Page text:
No Tomorrow

Dealer: South
Both sides vulnerable

S 10 5 3
H K 10
D Q J 8 2
C 9 7 5 2
S A K J 8 6
H 7
D 9 6
C Q J 8 6 3
S Q 9 7 2
H Q 9 5 4 3
D 7 5
C K 10
S 4
H A J 8 6 2
D A K 10 4 3
C A 4
1 H1 SDbl2 S
5 DAll Pass
Opening Lead: S K

Cy the Cynic told me that his doctor had recommended jogging.”He said it would add years to my life,” Cy said, “and sure enough, I started, and I feel a lot older already.”

As declarer, Cy often plays as if there were no tomorrow. In today’s deal, North’s double was “negative.” At five diamonds, the Cynic ruffed the second spade and drew trumps. He next took the K-A of hearts … and cringed when West discarded. Cy could ruff two hearts in dummy but still had a heart to lose. He also lost a club: down one.


Cy should have been afraid of a 5-1 heart break, which would occur about 15 percent of the time — too big a chance to ignore with a vulnerable game at stake. After Cy takes the king of hearts, he must play safe by letting the ten ride.If West could win, Cy would later take the A-J and the fifth heart to discard clubs from dummy and ruff his low club. When West actually shows out, Cy takes the ace of hearts, ruffs two hearts in dummy and loses one club.


You hold:
SQ 9 7 2
HQ 9 5 4 3
D7 5
CK 10
. Your partner opens one diamond, you respond one heart and he bids two clubs. The opponents pass. What do you say?

This is an uneasy position, but you must accept your responsibility and bid two diamonds. Your partner has at least five diamonds but maybe only four clubs, and you must return to your side’s longer trump suit. A bid of two spades or 2NT would show substantially more strength.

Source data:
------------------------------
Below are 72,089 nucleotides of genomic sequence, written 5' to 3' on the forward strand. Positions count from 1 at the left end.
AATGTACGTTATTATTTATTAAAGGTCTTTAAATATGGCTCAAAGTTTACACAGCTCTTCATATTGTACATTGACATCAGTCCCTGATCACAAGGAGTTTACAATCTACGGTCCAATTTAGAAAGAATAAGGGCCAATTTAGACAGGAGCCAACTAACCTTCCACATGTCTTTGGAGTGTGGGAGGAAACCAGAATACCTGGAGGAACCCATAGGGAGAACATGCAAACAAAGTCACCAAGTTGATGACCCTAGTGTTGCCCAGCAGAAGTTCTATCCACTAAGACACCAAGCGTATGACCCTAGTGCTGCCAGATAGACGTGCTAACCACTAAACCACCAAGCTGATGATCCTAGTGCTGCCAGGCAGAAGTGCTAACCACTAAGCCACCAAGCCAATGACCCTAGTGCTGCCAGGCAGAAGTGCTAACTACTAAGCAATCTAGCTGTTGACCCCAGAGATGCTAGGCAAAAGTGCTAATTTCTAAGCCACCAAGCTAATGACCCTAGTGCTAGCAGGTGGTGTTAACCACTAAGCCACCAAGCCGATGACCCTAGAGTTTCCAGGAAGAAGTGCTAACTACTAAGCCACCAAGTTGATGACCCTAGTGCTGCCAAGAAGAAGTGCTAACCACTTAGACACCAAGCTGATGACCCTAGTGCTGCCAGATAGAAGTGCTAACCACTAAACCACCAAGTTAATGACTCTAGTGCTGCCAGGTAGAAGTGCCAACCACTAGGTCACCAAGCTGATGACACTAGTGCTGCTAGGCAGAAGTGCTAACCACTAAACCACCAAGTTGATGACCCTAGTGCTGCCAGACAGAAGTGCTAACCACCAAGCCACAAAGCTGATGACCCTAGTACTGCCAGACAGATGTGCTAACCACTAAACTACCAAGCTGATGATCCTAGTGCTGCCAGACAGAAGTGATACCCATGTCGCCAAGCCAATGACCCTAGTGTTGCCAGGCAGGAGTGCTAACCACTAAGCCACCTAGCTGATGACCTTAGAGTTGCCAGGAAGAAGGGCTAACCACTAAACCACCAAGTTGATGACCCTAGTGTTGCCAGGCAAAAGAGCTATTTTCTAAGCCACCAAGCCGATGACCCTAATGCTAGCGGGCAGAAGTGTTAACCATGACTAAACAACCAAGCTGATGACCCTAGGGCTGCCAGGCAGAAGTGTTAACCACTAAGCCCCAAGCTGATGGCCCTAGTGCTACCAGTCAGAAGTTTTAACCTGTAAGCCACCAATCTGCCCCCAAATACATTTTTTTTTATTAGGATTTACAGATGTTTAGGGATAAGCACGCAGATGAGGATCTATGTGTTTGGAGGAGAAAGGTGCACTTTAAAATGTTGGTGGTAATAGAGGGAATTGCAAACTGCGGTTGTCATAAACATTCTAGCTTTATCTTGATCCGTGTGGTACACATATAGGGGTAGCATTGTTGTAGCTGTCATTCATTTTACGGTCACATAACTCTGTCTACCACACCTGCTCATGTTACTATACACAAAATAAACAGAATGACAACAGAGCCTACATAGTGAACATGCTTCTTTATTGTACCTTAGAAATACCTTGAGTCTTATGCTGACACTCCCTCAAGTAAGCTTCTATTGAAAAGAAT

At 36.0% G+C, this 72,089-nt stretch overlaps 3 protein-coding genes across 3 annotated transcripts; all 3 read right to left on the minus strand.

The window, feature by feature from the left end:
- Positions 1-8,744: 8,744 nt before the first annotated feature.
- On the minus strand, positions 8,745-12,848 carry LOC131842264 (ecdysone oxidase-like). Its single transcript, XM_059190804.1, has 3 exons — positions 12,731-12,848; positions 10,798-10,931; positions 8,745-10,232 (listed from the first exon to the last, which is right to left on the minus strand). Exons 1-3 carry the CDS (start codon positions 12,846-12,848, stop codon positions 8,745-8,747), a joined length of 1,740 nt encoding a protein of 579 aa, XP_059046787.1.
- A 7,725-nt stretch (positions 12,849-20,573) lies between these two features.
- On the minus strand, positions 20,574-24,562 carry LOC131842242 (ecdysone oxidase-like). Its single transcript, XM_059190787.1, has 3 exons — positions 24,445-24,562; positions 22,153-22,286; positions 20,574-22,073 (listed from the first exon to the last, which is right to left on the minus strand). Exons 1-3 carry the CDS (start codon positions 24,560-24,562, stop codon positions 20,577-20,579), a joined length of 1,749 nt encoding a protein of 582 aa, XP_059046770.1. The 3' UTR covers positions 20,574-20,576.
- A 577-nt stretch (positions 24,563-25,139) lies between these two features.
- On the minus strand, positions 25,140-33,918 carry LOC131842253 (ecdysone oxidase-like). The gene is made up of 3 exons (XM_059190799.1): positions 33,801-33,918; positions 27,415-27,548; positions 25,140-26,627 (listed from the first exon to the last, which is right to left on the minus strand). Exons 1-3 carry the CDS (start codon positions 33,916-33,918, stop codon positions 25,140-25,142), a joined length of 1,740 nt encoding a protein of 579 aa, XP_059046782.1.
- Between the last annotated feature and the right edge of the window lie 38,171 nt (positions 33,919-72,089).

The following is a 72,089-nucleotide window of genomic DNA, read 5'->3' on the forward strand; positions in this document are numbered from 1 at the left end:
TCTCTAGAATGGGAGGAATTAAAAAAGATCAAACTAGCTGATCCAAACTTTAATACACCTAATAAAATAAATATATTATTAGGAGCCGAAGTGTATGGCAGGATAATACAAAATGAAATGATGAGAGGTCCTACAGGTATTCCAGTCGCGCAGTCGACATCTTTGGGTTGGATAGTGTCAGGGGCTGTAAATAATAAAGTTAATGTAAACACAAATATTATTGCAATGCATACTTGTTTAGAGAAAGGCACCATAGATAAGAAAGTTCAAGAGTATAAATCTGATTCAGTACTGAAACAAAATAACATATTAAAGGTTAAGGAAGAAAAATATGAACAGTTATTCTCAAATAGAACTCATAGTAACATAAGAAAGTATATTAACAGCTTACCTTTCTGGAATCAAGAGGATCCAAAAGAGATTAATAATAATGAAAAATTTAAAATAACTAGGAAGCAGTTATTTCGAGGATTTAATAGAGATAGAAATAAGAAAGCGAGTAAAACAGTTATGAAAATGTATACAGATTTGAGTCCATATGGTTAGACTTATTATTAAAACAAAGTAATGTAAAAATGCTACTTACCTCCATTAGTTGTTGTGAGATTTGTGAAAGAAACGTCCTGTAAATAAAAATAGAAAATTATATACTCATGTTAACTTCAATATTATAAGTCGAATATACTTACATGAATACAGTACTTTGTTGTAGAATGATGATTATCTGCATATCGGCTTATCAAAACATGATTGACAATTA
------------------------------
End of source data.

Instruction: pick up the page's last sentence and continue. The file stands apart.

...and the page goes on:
Copyright © 2015, Tribune Media Services

2018-03-02T17:18:41-08:00By |Categories: Chicago Tribune Bridge Column|0 Comments

About the Author:

Frank Stewart is one of the world's most prolific bridge journalists. He won many tournament events before devoting himself to writing. Frank has published hundreds of magazine and on-line articles. He has written 24 books, among them "Becoming an Expert," "Play Bridge With Me," "Who Has the Queen?" and most recently "Keys to Winning Bridge." In 2014, Frank Stewart received the International Bridge Press Association's Alan Truscott Award. He has been the senior analyst for ACBL-wide Charity and International Fund events since 1980. Frank and his wife, Charlotte, a pediatric speech pathologist, live in Fayette AL. They have a 17-year-old daughter.

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